- Melancholic depression is characterized by a loss of pleasure in most or all activities, a failure of reactivity to pleasurable stimuli, a quality of depressed mood more pronounced than that of grief or loss, a worsening of symptoms in the morning hours, early morning waking, psychomotor retardation, excessive weight loss (not to be confused with anorexia nervosa), or excessive guilt.
- Atypical depression is characterized by mood reactivity (paradoxical anhedonia) and positivity, significant weight gain or increased appetite (comfort eating), excessive sleep or sleepiness (hypersomnia), a sensation of heaviness in limbs known as leaden paralysis, and significant social impairment as a consequence of hypersensitivity to perceived interpersonal rejection. - Catatonic depression is a rare and severe form of major depression involving disturbances of motor behavior and other symptoms. Here the person is mute and almost stuporose, and either remains immobile or exhibits purposeless or even bizarre movements. Catatonic symptoms also occur in schizophrenia or in manic episodes, or may be caused by neuroleptic malignant syndrome. - Postpartum depression, or mental and behavioural disorders associated with the puerperium, not elsewhere classified, refers to the intense, sustained and sometimes disabling depression experienced by women after giving birth. Postpartum depression has an incidence rate of 10–15% among new mothers. The DSM-IV mandates that, in order to qualify as postpartum depression, onset occur within one month of delivery. It has been said that postpartum depression can last as long as three months. - Seasonal affective disorder (SAD) is a form of depression in which depressive episodes come on in the autumn or winter, and resolve in spring. The diagnosis is made if at least two episodes have occurred in colder months with none at other times, over a two-year period or longer.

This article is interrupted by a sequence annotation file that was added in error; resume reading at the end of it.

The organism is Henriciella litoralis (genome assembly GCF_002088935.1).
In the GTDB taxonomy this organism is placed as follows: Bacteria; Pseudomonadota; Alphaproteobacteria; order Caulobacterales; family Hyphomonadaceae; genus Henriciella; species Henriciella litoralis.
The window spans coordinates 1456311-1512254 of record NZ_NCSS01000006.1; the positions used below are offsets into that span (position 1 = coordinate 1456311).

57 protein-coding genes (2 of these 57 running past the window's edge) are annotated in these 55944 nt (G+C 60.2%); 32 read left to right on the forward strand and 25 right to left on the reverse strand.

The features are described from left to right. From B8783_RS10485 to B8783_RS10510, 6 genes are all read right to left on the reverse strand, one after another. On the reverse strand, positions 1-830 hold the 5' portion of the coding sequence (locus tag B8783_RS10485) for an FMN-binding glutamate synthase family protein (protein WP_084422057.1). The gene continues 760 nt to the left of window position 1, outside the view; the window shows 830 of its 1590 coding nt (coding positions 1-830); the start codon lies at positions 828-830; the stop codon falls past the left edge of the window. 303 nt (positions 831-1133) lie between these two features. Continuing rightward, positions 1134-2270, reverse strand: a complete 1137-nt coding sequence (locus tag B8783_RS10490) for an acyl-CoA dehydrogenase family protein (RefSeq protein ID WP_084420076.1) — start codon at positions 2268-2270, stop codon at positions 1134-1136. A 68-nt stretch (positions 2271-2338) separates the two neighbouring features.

“On the whole, good and great fiction is not written by beautiful people who feel successful. It’s written by the person who is most overlooked, all their life, and who understands things about the human condition which is very different from that of the experience of the twenty-five year old part-time model. Every author has a professional deformity – club feet, an uncomfortable religious inheritance, short stature, or incurable alcoholism, take your pick. Writers are always outsiders, and our nearest kindred isn’t someone in Hollywood but the bag-lady who rootles through dustbins muttering to herself.”—Amanda Craig (via deliberatepixel)